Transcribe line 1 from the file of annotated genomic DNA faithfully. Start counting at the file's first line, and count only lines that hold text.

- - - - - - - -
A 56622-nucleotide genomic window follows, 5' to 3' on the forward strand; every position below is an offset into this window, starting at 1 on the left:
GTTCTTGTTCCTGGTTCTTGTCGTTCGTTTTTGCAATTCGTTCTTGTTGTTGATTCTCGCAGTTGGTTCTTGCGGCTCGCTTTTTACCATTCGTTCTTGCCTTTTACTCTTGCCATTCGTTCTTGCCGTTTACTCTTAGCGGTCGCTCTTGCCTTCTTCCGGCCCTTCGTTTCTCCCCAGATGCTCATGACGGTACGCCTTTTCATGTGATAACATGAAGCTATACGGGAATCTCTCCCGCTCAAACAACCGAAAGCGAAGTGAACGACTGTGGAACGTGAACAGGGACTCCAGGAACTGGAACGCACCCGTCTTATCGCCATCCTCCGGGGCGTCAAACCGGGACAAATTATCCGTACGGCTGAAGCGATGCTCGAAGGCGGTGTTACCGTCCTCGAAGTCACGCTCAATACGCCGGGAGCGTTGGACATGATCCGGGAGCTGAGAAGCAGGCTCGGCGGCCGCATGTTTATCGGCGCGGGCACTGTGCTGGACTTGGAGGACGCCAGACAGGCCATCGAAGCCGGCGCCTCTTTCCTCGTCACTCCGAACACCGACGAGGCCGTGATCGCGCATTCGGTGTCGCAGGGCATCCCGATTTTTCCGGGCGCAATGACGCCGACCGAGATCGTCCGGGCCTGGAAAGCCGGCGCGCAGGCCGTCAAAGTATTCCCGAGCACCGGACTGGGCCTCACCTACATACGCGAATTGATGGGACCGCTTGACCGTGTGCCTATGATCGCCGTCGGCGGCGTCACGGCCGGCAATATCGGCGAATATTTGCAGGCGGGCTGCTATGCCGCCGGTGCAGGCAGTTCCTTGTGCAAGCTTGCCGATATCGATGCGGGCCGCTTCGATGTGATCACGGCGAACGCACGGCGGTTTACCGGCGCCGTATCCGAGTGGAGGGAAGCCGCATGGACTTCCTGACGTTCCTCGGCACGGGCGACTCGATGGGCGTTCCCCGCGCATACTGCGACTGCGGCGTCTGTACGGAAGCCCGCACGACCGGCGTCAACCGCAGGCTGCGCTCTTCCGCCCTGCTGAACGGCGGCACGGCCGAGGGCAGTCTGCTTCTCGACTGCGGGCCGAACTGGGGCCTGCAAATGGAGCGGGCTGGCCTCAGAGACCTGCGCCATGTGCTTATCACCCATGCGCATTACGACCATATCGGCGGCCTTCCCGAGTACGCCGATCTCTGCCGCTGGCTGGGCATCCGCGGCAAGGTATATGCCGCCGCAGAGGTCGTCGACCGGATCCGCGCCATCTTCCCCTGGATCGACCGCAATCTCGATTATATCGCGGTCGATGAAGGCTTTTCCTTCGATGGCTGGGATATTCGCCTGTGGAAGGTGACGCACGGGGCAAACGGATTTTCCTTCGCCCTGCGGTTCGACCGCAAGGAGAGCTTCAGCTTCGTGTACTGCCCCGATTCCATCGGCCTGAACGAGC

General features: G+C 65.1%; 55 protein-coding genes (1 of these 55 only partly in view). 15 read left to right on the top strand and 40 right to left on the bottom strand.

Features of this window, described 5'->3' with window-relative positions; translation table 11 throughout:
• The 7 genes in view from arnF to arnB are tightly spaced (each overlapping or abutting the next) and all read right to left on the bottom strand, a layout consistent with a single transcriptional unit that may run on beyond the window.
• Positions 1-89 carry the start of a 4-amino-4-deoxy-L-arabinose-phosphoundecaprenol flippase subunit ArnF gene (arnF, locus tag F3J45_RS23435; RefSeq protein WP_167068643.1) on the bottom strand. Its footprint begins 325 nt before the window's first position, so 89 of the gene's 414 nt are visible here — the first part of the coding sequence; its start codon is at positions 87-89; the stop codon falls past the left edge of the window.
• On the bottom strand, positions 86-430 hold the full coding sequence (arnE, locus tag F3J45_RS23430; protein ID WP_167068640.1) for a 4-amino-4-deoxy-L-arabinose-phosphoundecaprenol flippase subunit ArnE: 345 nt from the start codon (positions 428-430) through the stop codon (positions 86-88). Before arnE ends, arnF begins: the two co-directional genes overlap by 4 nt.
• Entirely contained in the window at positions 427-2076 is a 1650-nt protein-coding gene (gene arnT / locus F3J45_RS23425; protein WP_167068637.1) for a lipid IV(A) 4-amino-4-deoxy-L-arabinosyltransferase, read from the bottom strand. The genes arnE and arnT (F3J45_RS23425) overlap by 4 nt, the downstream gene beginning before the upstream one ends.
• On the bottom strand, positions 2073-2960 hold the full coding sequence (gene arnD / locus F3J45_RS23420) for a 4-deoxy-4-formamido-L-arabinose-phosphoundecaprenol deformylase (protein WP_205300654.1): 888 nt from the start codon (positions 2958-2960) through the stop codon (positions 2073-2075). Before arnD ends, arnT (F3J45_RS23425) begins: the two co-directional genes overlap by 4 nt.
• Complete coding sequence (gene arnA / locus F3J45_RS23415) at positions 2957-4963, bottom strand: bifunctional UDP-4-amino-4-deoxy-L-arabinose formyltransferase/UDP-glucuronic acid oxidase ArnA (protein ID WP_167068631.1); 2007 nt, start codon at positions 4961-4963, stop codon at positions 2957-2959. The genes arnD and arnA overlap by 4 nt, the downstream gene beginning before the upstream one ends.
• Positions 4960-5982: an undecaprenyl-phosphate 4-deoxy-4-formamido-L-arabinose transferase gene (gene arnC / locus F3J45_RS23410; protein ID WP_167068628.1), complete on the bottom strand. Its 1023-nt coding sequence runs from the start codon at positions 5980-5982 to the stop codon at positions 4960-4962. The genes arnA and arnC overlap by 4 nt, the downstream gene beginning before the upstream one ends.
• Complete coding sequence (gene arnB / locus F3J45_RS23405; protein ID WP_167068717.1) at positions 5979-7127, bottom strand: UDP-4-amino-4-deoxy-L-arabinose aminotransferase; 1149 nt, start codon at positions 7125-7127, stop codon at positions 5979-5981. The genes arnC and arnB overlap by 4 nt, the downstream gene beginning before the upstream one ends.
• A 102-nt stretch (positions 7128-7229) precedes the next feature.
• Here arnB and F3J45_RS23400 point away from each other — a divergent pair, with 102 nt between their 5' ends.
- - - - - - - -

A 56622-nucleotide genomic window follows, 5' to 3' on the forward strand; every position below is an offset into this window, starting at 1 on the left: